"Netflix users stormed the streaming video and DVD rental services’ blog and Facebook page by the thousands on Tuesday to criticize a new pricing structure that will raise some users’ monthly bill by 60 percent," PCWorld reports.
According to the article, "The service announced that it would separate its streaming and DVD rental services, ostensibly to let its users choose if they wanted just one service or both. The result: The $9.99 per month plan, which allowed one DVD out at a time and which currently includes unlimited video streaming will jump to $15.98 under the new price structure. Unlimited streaming or one DVD out at a time will now cost $7.99 each."
Subscribers were pissed when they heard the news. "Users left nearly 3,000 posts on the Netflix blog as of 6 p.m. Tuesday, July 12, 2011, and around 10,000 comments on the company’s Facebook page," PCWorld noted, adding, "Commentors accused Netflix of being greedy and alleged it was trying to ‘choke more change"’ out of its customers. Others suggested refreshing the streaming content to justify the price change. Others said they would be leaving Netflix."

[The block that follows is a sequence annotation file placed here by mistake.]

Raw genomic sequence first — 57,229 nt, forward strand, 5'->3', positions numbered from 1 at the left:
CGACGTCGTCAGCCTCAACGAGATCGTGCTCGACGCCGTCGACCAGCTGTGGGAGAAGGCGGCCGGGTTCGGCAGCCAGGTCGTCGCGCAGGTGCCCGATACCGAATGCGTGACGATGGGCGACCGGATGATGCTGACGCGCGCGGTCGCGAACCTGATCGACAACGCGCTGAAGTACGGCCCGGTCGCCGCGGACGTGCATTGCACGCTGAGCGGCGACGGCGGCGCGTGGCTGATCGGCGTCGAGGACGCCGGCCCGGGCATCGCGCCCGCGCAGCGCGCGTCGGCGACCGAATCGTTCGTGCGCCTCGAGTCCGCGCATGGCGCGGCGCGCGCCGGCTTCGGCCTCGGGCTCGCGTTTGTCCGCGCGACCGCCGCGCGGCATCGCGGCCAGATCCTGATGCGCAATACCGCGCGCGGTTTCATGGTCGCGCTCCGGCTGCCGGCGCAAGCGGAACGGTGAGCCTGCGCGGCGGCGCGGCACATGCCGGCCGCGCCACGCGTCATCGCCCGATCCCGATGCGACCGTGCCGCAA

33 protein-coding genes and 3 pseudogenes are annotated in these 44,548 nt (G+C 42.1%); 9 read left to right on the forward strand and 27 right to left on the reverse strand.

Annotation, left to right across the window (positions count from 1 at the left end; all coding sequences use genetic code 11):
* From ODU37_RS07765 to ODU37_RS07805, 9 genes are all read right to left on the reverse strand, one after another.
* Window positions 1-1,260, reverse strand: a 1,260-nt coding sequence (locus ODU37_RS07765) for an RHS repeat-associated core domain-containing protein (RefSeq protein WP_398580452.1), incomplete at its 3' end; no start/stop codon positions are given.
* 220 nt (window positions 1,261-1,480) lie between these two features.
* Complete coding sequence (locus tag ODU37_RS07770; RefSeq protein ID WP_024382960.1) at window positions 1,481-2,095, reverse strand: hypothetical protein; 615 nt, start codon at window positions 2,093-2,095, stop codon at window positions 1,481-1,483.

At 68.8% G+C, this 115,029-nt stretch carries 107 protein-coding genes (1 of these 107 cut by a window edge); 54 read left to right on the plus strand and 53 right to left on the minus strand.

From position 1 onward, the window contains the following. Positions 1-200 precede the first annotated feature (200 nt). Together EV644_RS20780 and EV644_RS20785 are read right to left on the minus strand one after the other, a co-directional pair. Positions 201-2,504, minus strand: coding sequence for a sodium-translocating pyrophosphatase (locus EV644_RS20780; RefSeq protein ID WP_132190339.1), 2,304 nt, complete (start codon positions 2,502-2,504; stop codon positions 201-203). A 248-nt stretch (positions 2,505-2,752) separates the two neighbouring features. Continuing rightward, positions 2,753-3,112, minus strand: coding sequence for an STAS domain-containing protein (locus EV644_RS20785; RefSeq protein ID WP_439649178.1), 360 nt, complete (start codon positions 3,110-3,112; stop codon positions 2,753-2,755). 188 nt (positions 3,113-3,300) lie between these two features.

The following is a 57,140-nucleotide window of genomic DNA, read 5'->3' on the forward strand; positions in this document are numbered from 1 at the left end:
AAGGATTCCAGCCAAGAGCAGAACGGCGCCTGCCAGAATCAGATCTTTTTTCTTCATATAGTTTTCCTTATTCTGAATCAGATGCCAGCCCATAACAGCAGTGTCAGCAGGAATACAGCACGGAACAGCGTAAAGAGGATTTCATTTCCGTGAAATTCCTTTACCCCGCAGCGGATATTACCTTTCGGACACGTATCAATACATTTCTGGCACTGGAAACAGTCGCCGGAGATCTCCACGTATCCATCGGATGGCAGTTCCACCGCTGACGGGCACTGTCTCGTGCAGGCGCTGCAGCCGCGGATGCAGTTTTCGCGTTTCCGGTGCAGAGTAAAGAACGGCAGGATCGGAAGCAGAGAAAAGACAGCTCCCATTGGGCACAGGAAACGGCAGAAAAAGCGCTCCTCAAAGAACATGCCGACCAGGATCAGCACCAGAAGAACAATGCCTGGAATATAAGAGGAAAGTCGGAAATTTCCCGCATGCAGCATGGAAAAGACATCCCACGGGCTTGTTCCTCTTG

According to the Los Angeles Times take on the story, "Executives at several Hollywood studios, who were not authorized to speak publicly on the subject, said Tuesday that they were pleased by Netflix’s move. The higher prices should help address concerns that the service was undervaluing studios’ content and encouraging consumers to avoid options that are more profitable for the studios, such as video-on-demand rentals and Blu-ray purchases."
The Times story adds, "Studios have already taken numerous steps to limit Netflix’s appeal. Four studios prevent the company from offering some newly released DVDs until 28 days after they go on sale in stores. Three others keep their films off the Netflix Instant streaming service until they finish airing on HBO — about seven years after their home video release."